The Place That Kills Girls

“This valley is called Kaitabawala,” Momma Nissi said solemnly as she stared out the window of the matatu.


“What does that mean?” I asked.


“It means ‘the place that kills girls,’” she replied. “Girls from the village would walk through this valley to get to Jinja for school or work. Some of them were never seen again. Others were raped and brutally murdered.”


I was stunned to learn that the beautiful valley I traveled through weekly had such a history. But, Uganda is very familiar with violence, destruction and loss.


As soon as I stepped onto the red clay soil, I was given a crash course of Uganda’s political history. After tribal warring came a string of rulers that forced themselves into the presidency when Britain relinquished control of Uganda. In the 1990’s a new terror unleashed itself in Uganda by the name of Joseph Kony.


This witch doctor convinced some people that he was sent by God to start the Lord’s Resistance Army. They pillaged villages and “recruited” children for the army. For the recruitment process, soldiers gave children machetes and forced them to kill their parents or be killed.


I’d advise you to read, “First Kill Your Family” by Peter Eichstaedt for a journalistic review of the conflict.


A lot of rehabilitation has happened for those exposed to these terrors. It’s been 10 years since Kony has been in Uganda but the healing for the child soldiers and people who survived this trauma is still ongoing.


I would advise anyone who wants to learn about the rehabilitation to read, “The Color of Grace” by Bethany Haley Williams.


Recently, I’ve had the opportunity to be trained in trauma healing with the American Bible Institute. This is the beginning of a vision I’ve had to counsel and start a social entreprenuerial organization that focuses on healing from traumas like suicide, anxiety, depression, death, loss, and more.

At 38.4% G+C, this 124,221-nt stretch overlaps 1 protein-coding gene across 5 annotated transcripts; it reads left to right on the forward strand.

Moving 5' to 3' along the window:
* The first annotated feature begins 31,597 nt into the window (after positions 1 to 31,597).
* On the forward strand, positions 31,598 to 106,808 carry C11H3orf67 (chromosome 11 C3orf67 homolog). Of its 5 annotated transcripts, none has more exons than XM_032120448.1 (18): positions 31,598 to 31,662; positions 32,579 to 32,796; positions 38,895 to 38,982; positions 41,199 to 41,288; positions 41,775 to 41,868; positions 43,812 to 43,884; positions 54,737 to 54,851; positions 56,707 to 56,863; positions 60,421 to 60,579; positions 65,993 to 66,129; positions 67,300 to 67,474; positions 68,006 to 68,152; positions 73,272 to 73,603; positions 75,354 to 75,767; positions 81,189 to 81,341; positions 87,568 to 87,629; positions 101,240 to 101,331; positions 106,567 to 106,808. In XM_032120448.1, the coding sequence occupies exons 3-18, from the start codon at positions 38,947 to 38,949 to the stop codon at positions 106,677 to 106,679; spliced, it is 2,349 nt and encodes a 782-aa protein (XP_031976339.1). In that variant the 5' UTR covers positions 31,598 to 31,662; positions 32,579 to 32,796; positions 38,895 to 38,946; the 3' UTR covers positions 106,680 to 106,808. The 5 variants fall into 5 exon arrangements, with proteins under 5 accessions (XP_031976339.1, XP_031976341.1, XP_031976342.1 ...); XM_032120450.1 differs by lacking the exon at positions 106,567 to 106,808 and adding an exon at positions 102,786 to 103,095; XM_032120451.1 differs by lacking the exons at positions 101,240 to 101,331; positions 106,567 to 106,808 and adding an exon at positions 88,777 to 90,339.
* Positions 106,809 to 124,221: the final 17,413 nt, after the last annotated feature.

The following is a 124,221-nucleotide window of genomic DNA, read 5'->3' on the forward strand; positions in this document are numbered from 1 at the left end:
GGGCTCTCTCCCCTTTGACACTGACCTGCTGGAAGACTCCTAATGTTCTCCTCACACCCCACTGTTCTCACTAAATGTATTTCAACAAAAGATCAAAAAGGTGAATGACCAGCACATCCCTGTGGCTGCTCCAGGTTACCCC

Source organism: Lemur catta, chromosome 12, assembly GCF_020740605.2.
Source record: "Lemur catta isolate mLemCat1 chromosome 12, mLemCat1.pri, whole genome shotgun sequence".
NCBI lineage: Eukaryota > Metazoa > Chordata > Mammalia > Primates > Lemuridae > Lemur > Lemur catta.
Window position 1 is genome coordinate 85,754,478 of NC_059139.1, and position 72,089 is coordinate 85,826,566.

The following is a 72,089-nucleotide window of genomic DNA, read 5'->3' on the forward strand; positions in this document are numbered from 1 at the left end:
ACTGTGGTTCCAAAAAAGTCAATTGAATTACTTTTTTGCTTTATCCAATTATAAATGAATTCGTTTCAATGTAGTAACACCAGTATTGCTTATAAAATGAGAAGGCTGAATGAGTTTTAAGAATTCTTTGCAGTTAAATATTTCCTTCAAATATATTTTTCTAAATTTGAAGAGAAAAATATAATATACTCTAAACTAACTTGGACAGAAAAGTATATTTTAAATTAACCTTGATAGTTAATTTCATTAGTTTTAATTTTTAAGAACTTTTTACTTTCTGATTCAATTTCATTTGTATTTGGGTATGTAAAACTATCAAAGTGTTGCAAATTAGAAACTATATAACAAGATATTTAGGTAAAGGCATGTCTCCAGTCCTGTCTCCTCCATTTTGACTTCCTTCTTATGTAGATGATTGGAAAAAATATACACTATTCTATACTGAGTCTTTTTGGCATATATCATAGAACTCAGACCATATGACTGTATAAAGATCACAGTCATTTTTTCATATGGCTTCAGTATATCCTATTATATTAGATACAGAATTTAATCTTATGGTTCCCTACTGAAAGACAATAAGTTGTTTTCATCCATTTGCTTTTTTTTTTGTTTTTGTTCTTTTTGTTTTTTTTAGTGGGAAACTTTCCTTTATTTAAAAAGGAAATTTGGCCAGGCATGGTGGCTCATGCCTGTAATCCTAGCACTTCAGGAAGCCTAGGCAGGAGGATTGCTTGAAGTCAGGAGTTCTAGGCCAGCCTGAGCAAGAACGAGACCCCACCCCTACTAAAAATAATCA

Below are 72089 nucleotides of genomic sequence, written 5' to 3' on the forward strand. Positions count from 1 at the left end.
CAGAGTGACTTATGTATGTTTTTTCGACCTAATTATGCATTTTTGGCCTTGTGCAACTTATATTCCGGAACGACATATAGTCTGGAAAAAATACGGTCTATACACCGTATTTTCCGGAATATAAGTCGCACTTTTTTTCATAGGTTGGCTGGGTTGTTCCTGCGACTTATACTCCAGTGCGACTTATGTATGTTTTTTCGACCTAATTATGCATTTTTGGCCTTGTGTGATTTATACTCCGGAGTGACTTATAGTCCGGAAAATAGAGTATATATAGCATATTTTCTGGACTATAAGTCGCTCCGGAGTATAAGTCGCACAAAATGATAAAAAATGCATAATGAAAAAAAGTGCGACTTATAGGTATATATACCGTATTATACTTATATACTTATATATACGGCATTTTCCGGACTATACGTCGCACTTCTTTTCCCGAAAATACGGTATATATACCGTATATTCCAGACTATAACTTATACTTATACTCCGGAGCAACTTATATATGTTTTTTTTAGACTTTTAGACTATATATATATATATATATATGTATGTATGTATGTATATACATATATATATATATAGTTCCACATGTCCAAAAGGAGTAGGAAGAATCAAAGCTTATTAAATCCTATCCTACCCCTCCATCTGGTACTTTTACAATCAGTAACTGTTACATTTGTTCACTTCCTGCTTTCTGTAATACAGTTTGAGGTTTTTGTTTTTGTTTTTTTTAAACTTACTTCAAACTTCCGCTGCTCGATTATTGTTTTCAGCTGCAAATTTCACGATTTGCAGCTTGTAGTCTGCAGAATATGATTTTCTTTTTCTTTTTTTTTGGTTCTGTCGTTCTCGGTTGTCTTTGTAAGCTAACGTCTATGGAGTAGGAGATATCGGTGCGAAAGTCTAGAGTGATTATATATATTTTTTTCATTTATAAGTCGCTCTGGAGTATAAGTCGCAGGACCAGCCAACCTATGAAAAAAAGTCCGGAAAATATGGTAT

For three days, I joined 40 incredible people from around the world that wanted to do something about the traumas they have seen and/or faced. I met a woman who runs an orphanage in South Sudan with her husband, a woman who’s story is almost identical to mine, and a Ugandan friend who wants to start addressing the traumas that women in the culture don’t talk about because it is just “life.”


Trauma is a wound of the heart that results from intense fear, helplessness or horror. It’s usually unexpected, personal, and/or something that people have done intentionally to cause pain. The problem with trauma is that it creates heart wounds that need to be addressed or they will only get worse, just like a physical wound.


During my training I learned how to identify trauma, how to facilitate a healing group (a process of healing that is biblically and holistically based) and how to walk alongside someone recovering from trauma.


The best part about the healing process is the journey, the hope and the resiliency found in dealing with your hurts and grief. The Bible is full of examples of this: Hannah, David, and Jesus; just to name a few.


I’m beyond excited to start leading healing groups, if you know of a need for a healing group in your area, send me a message or email me. Even while I’m in Uganda, it’s never too early to start planning for my return stateside. I’d love to organize and facilitate a healing group for your bible study, church or community.


We can’t stop the injustice and hurts that people inflict on us. And, let’s face it, this world continues to scare us with the evil we see. But God has given us the keys to heal and become new, His Word and people with a heart to counsel.


The children impacted by the Lord’s Resistance Army will never be the same. The girls raped at Kaitabawala will never be the same. I will never be the same. But, we wear many different hats in life and the hat I’ve put on today fits just right.




“Therefore, if anyone is in Christ, he is a new creation; the old has gone, the new has come!” 2 Corinthians 5:17




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